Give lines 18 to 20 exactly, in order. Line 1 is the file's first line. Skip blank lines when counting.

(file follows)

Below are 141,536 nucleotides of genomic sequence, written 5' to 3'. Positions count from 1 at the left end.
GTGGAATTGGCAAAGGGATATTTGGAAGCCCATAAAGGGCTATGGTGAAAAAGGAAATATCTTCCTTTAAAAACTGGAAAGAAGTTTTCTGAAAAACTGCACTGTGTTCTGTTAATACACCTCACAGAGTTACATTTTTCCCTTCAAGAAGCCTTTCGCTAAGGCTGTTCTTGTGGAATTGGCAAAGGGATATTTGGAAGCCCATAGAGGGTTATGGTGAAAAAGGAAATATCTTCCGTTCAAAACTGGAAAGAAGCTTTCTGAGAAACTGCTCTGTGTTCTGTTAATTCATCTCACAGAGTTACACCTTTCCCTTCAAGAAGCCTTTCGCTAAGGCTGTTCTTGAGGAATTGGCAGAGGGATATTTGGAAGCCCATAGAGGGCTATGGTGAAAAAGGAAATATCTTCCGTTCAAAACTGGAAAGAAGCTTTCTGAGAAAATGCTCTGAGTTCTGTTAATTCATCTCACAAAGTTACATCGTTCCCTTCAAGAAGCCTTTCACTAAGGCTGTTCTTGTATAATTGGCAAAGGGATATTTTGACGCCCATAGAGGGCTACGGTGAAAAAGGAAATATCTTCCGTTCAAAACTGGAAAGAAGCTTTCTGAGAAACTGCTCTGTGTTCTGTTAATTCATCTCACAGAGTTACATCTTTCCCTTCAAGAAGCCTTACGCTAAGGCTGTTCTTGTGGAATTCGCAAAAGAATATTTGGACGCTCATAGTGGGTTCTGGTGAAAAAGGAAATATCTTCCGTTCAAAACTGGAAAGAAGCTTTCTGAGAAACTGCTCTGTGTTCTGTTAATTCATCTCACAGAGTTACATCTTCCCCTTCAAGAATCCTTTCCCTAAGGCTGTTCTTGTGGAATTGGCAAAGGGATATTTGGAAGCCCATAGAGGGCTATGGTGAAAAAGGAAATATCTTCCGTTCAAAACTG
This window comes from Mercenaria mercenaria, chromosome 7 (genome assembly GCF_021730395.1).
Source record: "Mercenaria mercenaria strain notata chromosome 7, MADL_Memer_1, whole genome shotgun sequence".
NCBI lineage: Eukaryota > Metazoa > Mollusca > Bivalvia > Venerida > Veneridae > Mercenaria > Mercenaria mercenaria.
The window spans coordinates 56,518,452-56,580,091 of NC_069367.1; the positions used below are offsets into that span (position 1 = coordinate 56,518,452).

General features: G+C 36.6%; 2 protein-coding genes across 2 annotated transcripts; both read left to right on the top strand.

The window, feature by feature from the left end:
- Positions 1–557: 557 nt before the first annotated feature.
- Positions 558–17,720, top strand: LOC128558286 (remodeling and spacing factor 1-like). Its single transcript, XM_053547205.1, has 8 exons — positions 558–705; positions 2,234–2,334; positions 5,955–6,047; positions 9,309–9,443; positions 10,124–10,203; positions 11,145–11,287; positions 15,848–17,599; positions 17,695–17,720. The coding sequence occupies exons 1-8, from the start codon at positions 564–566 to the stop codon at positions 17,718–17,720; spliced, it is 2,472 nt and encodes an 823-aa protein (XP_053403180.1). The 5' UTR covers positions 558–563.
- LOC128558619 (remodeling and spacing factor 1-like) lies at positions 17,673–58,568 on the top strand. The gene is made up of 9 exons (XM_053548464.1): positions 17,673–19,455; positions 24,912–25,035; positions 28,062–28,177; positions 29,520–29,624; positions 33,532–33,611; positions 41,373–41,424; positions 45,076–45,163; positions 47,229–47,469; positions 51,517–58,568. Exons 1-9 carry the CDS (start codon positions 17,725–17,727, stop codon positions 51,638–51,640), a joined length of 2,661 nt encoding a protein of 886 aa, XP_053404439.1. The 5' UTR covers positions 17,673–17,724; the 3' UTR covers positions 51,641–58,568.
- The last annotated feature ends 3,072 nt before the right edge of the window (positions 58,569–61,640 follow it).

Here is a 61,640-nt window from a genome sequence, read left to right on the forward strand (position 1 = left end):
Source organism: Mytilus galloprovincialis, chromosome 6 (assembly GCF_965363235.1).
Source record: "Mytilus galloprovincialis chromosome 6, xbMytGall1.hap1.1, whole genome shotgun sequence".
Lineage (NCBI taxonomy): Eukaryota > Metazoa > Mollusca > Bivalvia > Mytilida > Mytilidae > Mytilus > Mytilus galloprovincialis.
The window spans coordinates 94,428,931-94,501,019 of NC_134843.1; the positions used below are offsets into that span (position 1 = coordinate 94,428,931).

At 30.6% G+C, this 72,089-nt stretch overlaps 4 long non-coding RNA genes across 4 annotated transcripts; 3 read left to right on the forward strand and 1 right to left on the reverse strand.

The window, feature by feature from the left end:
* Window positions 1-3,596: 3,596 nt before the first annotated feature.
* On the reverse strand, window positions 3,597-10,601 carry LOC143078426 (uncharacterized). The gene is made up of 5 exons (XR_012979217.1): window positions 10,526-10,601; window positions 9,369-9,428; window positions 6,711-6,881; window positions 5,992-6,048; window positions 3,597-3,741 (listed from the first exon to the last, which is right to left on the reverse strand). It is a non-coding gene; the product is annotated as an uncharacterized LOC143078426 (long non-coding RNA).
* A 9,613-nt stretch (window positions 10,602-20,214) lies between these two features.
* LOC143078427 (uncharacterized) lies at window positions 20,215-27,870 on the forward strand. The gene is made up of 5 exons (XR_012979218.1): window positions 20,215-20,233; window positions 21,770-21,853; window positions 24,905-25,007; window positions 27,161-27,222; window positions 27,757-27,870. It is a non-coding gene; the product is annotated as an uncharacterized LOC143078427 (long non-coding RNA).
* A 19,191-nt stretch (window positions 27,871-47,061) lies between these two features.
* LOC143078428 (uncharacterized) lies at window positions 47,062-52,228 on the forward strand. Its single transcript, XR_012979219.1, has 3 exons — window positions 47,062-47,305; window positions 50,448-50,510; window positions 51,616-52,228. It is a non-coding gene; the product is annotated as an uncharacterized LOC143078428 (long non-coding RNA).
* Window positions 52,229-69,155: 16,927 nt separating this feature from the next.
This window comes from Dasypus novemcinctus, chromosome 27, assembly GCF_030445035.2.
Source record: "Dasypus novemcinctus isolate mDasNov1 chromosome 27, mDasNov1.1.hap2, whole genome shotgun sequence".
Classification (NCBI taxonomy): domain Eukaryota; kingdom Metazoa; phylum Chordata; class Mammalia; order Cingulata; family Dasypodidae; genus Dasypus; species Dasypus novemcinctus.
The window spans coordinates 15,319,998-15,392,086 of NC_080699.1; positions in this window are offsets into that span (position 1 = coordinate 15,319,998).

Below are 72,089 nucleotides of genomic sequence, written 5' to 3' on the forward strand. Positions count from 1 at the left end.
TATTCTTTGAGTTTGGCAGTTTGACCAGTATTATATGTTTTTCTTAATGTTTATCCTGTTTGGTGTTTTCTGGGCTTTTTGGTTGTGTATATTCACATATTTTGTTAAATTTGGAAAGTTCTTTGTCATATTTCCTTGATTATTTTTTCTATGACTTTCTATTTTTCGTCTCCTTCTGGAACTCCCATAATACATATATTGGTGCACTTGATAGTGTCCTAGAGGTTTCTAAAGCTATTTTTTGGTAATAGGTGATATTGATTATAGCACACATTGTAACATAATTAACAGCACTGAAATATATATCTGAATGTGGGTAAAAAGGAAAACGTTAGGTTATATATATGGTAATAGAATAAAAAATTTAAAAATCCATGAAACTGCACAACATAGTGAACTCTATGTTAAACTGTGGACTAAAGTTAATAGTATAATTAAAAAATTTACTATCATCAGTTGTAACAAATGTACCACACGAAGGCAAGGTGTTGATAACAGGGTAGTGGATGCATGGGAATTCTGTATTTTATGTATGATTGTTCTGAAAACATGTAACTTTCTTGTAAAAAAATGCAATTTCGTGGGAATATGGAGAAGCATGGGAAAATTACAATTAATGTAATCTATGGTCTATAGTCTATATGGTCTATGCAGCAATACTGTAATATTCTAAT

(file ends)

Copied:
At 30.6% G+C, this 72,089-nt stretch overlaps 4 long non-coding RNA genes across 4 annotated transcripts; 3 read left to right on the forward strand and 1 right to left on the reverse strand.

The window, feature by feature from the left end:
* Window positions 1-3,596: 3,596 nt before the first annotated feature.